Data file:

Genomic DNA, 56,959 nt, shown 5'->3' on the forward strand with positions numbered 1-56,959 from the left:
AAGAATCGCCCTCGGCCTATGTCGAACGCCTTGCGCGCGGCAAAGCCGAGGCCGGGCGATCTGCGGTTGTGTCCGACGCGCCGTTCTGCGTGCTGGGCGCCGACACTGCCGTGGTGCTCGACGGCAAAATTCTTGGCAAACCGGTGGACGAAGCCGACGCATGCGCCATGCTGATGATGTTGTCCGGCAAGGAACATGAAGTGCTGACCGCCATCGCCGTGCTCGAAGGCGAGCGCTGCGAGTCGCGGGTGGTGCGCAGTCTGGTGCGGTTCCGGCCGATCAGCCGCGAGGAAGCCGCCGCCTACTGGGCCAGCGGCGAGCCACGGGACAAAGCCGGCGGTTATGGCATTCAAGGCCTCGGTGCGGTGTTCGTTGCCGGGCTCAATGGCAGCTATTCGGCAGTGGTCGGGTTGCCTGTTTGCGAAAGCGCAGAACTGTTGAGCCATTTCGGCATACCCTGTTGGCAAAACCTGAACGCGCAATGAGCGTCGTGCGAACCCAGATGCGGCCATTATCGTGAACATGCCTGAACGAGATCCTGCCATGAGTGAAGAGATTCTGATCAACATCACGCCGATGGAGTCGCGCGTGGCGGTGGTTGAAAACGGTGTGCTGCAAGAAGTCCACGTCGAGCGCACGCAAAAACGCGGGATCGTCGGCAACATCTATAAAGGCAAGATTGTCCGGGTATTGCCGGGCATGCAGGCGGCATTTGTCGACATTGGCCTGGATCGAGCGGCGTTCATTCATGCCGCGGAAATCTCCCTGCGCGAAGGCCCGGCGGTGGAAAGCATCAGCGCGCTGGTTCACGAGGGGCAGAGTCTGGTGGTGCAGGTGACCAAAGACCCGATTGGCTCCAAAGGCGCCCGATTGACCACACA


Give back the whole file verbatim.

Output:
Genomic DNA, 56,959 nt, shown 5'->3' on the forward strand with positions numbered 1-56,959 from the left:
AAGAATCGCCCTCGGCCTATGTCGAACGCCTTGCGCGCGGCAAAGCCGAGGCCGGGCGATCTGCGGTTGTGTCCGACGCGCCGTTCTGCGTGCTGGGCGCCGACACTGCCGTGGTGCTCGACGGCAAAATTCTTGGCAAACCGGTGGACGAAGCCGACGCATGCGCCATGCTGATGATGTTGTCCGGCAAGGAACATGAAGTGCTGACCGCCATCGCCGTGCTCGAAGGCGAGCGCTGCGAGTCGCGGGTGGTGCGCAGTCTGGTGCGGTTCCGGCCGATCAGCCGCGAGGAAGCCGCCGCCTACTGGGCCAGCGGCGAGCCACGGGACAAAGCCGGCGGTTATGGCATTCAAGGCCTCGGTGCGGTGTTCGTTGCCGGGCTCAATGGCAGCTATTCGGCAGTGGTCGGGTTGCCTGTTTGCGAAAGCGCAGAACTGTTGAGCCATTTCGGCATACCCTGTTGGCAAAACCTGAACGCGCAATGAGCGTCGTGCGAACCCAGATGCGGCCATTATCGTGAACATGCCTGAACGAGATCCTGCCATGAGTGAAGAGATTCTGATCAACATCACGCCGATGGAGTCGCGCGTGGCGGTGGTTGAAAACGGTGTGCTGCAAGAAGTCCACGTCGAGCGCACGCAAAAACGCGGGATCGTCGGCAACATCTATAAAGGCAAGATTGTCCGGGTATTGCCGGGCATGCAGGCGGCATTTGTCGACATTGGCCTGGATCGAGCGGCGTTCATTCATGCCGCGGAAATCTCCCTGCGCGAAGGCCCGGCGGTGGAAAGCATCAGCGCGCTGGTTCACGAGGGGCAGAGTCTGGTGGTGCAGGTGACCAAAGACCCGATTGGCTCCAAAGGCGCCCGATTGACCACACA